If the well-traveled, poorly-received Howard isn’t the scapegoat come May, then keep an eye on Wall, who is owed more than $185 million over the next five seasons and whose on-court impact lagged far behind his self-perception last season. Unless the franchise point guard delivers a big bounce back campaign and a playoff breakthrough, Washington should seriously explore pivoting to a Beal-centric future next summer. The Wizards are therefore sprinting against the clock, hoping to finally approach their considerable ceiling before getting so sick of each other that they can’t carry on any longer.
Rob Mahoney, Timberwolves
The slight problem in the Wolves obliging Jimmy Butler’s trade request is that they haven’t yet learned how to win all that many games without him. Some of that is contextual; Butler was such a driving force for Minnesota last season that the Wolves seemed to have trouble striking a proper balance without him. Consider their likely season apart a learning experience. Karl-Anthony Towns will learn to lead on the job. The flaky Andrew Wiggins might become the team’s top perimeter defender by default. What comes back in any deal for Butler is a mystery box, though the fact that Minnesota will have to piece together its season on the fly makes for tough sledding in the hyper-competitive West. With as many as 13 teams challenging for a playoff spot, can we really be sure the Wolves—easily the most volatile of the bunch, given their circumstances—are all that likely to qualify?
Rohan Nadkarni, Lakers
I’m just not quite sure how this is going to work. LeBron consistently makes everyone who predicts against him look like fools... but this roster? In the Western Conference? Starting JaVale McGee at center? You have to understand, I don’t think the Lakers are headed for the lottery. I do think it would be absolutely shocking if they made the conference finals. Considering LeBron has been in the NBA Finals for the length of two presidential terms, it would be kind of a flop if he went out in the first or second round.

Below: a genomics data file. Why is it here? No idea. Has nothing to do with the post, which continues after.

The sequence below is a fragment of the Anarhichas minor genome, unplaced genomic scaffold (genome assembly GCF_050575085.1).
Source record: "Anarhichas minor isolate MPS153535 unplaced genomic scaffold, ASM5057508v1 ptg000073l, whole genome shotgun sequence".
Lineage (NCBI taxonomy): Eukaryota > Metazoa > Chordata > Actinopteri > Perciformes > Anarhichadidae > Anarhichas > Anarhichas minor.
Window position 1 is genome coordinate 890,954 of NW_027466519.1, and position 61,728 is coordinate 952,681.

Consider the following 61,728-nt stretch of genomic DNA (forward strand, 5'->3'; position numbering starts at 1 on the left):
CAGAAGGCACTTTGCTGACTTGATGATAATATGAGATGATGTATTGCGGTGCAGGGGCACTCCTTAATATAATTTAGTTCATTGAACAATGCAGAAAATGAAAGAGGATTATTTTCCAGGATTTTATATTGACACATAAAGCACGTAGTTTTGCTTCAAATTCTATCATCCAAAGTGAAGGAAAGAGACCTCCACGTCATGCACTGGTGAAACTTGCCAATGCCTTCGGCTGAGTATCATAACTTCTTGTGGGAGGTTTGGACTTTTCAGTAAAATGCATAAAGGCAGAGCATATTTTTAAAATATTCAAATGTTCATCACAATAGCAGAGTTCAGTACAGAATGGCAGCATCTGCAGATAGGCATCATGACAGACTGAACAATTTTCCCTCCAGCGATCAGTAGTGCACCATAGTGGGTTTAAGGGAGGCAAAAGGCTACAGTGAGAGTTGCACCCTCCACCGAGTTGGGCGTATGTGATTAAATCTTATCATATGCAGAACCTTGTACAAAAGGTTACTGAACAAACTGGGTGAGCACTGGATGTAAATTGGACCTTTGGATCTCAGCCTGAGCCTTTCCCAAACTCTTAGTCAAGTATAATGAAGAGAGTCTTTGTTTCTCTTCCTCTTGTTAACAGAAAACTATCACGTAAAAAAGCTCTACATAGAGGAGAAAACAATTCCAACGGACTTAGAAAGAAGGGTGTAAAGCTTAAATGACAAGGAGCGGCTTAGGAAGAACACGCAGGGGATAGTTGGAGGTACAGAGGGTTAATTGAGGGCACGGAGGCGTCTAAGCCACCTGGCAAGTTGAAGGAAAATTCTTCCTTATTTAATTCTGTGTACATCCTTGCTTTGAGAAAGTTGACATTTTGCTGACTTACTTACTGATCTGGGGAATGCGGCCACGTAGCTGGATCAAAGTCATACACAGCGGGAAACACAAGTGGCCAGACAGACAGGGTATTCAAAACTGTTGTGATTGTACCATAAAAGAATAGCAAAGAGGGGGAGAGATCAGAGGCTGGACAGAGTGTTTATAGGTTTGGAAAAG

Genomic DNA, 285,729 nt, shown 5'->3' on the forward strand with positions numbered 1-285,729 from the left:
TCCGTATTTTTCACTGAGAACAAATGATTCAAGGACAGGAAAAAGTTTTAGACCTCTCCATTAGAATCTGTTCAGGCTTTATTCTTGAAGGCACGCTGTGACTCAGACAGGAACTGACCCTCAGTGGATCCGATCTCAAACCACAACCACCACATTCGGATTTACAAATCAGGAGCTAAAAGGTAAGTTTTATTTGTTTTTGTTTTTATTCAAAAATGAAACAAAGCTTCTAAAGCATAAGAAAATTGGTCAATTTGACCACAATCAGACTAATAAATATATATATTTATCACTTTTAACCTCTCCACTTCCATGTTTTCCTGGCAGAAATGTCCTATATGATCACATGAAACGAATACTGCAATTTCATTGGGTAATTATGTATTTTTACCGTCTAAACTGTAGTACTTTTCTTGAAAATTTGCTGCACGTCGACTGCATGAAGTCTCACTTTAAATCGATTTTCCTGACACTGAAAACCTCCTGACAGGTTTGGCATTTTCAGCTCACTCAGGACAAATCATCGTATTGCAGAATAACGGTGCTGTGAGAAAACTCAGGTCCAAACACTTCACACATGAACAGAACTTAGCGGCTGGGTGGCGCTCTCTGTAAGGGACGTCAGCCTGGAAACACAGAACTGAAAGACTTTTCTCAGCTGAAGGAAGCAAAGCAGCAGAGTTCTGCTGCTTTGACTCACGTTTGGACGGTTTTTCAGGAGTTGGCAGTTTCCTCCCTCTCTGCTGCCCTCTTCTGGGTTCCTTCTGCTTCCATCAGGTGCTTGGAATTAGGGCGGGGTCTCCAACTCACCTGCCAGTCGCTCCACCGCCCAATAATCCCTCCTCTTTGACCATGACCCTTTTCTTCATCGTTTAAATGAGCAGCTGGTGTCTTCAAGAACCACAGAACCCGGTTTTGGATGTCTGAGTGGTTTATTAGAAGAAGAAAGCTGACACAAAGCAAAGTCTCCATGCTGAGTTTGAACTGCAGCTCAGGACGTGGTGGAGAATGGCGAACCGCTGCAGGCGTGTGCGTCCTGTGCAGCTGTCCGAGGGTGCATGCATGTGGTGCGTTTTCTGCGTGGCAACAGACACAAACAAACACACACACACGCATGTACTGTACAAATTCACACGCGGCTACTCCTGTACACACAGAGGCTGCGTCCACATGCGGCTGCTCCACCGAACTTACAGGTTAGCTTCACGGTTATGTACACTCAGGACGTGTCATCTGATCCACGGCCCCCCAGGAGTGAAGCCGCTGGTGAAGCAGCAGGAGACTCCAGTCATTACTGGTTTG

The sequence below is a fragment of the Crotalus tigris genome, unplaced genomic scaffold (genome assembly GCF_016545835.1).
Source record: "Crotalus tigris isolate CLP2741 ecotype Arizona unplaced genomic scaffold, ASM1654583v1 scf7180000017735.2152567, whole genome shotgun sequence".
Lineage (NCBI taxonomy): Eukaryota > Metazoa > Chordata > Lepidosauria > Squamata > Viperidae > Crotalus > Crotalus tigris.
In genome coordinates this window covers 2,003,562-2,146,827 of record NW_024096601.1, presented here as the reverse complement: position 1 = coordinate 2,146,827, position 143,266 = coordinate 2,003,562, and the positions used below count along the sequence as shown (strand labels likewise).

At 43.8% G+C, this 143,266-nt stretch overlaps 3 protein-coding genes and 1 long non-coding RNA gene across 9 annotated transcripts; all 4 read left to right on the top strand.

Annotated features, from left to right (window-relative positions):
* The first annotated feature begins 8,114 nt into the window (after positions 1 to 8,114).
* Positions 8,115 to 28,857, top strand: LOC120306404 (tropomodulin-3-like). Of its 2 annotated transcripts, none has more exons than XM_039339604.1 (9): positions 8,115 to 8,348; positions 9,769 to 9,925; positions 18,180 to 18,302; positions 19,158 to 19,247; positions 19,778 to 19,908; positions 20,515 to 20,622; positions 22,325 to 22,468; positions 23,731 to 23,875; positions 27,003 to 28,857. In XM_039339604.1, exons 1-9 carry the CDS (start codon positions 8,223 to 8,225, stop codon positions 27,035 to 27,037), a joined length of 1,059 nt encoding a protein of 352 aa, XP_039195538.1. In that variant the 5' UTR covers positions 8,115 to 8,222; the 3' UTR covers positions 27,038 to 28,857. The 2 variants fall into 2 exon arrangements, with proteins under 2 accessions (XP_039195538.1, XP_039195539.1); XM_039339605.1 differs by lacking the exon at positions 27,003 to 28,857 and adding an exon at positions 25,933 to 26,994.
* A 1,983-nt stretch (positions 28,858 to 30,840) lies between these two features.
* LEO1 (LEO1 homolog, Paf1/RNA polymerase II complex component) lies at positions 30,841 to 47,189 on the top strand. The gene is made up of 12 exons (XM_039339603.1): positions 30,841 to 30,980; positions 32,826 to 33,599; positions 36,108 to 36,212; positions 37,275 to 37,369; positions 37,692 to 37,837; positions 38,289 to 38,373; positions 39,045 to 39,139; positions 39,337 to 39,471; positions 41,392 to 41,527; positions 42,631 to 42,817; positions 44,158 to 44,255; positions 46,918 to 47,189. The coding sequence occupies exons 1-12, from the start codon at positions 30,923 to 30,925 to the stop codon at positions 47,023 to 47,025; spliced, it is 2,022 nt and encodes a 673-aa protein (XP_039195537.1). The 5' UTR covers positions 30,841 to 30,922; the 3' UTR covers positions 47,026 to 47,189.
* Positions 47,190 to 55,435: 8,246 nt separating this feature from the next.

L.A. has no depth at center, questionable shooting at point guard, and a cast of veterans (Rajon Rondo, Lance Stephenson, Michael Beasley, McGee) who are unlikely to help on the defensive end—even though their signings were touted for that purpose. Sure, Brandon Ingram could become a star alongside Bron, Lonzo could take the leap, and Josh Hart could eventually start. But what’s the ceiling of that group? LeBron is, perhaps unfairly, graded on an insane curve. For the greatest player of all-time—who seems to still be in his prime—to miss the conference finals, to me at least, is a flop. As presently constructed, I don’t see the Lakers making it that far.
Jeremy Woo, Timberwolves
Given how tightly packed the Western Conference was at the end of last season and factoring in likely improvement among some of the teams that missed the playoffs, it feels like one or two teams are due to take a step back. With Jimmy Butler on the way out, suspect depth and what could end up being a major over-dependence on Karl-Anthony Towns, the Timberwolves could find themselves in a trouble spot rather quickly if their season gets off to a slow start.
On some level, things depend on where Butler goes, when it happens and what the Wolves can get back, but being stubborn is helping nobody. Even if Butler were to grit his teeth and report to the team early in the season, the potential for sustained internal conflict makes it hard to get too excited about that scenario. If Minnesota moves him and hauls in a rotation player or two, overachieving could be on the table, but the best return for the health of the franchise would include a combination of young players and draft assets (it’s just not clear if Tom Thibodeau wants that). It might take an Andrew Wiggins leap for this team to get back to the playoffs, and that might be a sucker bet. Red flags are everywhere here.